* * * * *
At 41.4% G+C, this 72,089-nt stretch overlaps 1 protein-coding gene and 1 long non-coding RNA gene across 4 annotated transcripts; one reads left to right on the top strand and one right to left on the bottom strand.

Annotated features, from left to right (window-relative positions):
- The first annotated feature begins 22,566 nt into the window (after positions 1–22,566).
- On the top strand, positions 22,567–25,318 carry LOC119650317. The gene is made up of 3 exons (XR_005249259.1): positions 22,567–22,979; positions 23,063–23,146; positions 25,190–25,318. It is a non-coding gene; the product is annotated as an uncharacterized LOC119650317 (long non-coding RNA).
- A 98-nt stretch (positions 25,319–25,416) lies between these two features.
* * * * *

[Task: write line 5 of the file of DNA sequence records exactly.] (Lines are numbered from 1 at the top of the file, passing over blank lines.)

- A 98-nt stretch (positions 25,319–25,416) lies between these two features.